Aug 6, 2013

crunchy baked onion rings

Several weeks ago we went to our city's Rib Burnoff.  The annual event on the square includes live music, various booths to visit and LOTS of ribs.  As you know, hubs and I don't eat ribs.  So why would we go?  For the other food, of course!  You know the sugary lemonade and the greasy fried veggies.  We usually get fried broccoli and cauliflower or simply french fries, but this year my parents and husband got a blooming onion.  I've never really liked onion rings or really anything fried besides potatoes, so my expectations were obviously pretty low.  The blooming onion, though, got me hooked at first bite.  I ate way more blooming onion that afternoon than I would like to admit.

So, I decided to try to learn to make a healthier version.  The excess onion from the last several weeks of Fresh Fork shares have been adding up quickly.  It was time to put a recipe to the test.  This one's a winner.  Not only are they easy to make, but they're also very satisfying.  It's not quite city fair blooming onion, but for a small fraction of the calories it's pretty darn close!

Crunchy Baked Onion Rings
Recipe adapted from Martha Stewart
Serves 2-3

  • 2 slices of bread or about 1/2 c breadcrumbs (I used whole wheat)
  • 1 1/2 c corn cereal (original recipe called for cornflakes, but I used corn Chex)
  • 1/2 c buttermilk (or make your own with milk and vinegar; see below)
  • 1 egg
  • 1/4 c flour
  • a chookie chookie of cayenne pepper, salt and pepper
  • 1 medium sweet onion
  • olive oil, used sparingly
Preheat the oven to 450 degrees.  Roughly tear the bread into pieces and place it on a baking sheet.  Bake until it's medium brown, but not burnt.  Remove the baking sheet from the oven, leaving the oven on, and let the bread cool.  Once the bread is cool, place it in a food processor with the corn cereal and process it until they're a fine crumb.  Divide the breadcrumb mixture onto two plates.  Dividing the mixture will make the coating process easier by avoiding ruining an entire batch when it gets clumpy.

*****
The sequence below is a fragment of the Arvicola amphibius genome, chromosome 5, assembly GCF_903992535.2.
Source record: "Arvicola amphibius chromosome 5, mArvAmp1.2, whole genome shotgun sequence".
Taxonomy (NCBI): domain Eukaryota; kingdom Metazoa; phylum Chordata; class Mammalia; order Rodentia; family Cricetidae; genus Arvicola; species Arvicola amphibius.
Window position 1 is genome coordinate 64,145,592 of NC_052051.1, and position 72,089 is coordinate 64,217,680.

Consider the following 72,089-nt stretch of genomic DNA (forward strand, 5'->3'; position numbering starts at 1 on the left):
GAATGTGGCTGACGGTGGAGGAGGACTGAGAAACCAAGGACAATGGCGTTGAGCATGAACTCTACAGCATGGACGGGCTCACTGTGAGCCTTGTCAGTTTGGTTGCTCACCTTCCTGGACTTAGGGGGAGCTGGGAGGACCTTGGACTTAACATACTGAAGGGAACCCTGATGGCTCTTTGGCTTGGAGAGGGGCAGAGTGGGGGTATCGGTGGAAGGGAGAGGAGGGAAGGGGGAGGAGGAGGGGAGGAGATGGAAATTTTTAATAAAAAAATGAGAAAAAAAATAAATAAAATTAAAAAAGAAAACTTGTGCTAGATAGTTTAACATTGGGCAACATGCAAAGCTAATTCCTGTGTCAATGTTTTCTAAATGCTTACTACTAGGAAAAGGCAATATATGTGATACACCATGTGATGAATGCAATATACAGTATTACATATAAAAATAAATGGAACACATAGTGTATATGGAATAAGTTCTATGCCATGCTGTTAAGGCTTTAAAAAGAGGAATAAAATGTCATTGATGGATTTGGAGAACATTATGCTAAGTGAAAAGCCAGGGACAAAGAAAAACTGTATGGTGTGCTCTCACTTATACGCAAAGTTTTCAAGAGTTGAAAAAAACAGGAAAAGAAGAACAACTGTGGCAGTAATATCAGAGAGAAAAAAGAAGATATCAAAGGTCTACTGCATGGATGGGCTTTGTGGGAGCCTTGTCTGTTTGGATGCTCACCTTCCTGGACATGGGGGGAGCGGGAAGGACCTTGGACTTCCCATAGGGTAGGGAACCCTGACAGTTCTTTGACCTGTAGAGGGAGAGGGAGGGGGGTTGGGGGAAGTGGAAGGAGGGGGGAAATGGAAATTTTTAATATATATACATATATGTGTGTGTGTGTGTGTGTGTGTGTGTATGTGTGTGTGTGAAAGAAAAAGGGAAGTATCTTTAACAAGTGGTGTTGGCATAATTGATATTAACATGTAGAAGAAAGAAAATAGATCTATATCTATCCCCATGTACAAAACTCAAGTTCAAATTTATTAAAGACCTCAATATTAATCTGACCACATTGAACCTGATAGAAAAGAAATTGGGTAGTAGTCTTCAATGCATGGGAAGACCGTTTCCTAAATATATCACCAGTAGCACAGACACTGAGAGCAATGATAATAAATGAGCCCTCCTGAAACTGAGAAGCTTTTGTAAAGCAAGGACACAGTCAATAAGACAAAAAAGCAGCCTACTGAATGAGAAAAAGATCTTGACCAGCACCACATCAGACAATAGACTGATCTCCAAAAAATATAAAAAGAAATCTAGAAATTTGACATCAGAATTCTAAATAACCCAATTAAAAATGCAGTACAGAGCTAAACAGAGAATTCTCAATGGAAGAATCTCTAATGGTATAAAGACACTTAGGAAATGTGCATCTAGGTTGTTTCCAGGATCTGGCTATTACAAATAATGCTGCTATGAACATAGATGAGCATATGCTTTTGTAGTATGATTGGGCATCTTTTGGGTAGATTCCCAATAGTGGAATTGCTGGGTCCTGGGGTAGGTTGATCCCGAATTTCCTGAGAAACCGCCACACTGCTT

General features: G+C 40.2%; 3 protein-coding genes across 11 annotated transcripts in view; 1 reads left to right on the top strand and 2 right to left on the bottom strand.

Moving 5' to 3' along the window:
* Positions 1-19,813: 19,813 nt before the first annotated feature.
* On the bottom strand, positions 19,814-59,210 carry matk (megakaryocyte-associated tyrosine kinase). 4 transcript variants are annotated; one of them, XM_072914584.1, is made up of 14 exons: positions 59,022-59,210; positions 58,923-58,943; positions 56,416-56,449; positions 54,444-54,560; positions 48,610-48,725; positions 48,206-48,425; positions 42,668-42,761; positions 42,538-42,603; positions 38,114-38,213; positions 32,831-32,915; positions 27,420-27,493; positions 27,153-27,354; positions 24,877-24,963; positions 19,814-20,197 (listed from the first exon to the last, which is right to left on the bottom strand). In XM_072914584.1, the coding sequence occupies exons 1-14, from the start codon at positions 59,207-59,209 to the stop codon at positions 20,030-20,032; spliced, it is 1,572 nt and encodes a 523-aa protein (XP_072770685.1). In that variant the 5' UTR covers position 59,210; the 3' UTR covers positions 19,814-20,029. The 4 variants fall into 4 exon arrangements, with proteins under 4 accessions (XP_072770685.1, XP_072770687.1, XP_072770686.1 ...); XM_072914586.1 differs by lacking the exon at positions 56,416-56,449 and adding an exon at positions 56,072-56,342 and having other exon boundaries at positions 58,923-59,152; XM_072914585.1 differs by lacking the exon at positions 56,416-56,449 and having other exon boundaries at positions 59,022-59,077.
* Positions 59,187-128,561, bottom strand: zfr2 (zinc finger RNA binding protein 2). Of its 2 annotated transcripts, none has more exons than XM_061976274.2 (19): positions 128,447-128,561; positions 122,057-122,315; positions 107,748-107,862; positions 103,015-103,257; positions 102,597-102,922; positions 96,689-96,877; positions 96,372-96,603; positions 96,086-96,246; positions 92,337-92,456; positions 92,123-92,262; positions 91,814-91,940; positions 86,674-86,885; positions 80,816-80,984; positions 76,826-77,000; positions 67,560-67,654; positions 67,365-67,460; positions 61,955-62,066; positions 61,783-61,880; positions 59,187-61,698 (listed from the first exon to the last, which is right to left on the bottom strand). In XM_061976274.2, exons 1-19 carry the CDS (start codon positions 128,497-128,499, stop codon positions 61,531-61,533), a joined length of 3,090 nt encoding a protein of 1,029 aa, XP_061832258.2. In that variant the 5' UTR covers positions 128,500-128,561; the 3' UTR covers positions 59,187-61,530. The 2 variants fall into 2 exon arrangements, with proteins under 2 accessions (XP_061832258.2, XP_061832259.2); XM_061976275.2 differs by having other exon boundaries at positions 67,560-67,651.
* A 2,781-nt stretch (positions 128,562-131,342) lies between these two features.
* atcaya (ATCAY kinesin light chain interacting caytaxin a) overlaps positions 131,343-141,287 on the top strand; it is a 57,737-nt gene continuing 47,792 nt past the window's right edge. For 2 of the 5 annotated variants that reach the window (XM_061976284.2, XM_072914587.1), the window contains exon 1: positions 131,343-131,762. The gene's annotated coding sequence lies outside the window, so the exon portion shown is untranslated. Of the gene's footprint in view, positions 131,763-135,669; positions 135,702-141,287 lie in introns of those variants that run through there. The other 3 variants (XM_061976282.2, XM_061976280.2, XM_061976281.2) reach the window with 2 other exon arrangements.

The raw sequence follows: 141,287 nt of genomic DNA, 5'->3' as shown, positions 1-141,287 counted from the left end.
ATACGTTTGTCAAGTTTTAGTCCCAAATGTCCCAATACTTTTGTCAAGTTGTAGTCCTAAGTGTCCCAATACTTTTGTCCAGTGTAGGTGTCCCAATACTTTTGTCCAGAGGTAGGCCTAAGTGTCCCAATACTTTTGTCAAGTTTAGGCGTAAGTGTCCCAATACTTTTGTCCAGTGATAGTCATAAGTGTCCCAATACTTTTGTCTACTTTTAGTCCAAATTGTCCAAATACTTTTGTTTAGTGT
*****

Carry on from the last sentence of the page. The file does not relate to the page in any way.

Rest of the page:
In a medium bowl, pour in the buttermilk.  If you don't have buttermilk, you can replace it with 1 tbsp white vinegar and 1/2 c minus 1 tbsp milk.  If you're making your own buttermilk, let it sit for a few minutes before continuing to allow the vinegar and milk to work its magic.  To the buttermilk, add the egg, flour and cayenne pepper, salt and pepper and whisk it all together.  You may have a few small clumps left in the end, which is fine.

Cut the onion in half so you can see the rings.  Cut each half once again in the same direction.  You should end up with onion quarters.  Carefully separate the rings.

Prepare your baking sheet by slightly greasing it or just use a silicon baking mat.  One at a time, dip the onion rings into the wet mixture, coat them with the dry mixture, and place them on the prepared baking sheet.  Continue until all of the onion rings are done.  You'll end up with some little extra pieces that you can either coat or discard.  Lightly spray/sprinkle the onion rings with a little bit of olive oil to add to the crunch.  Bake them for about 15 minutes, until they're lightly browned.  Serve with your favorite dipping sauce.

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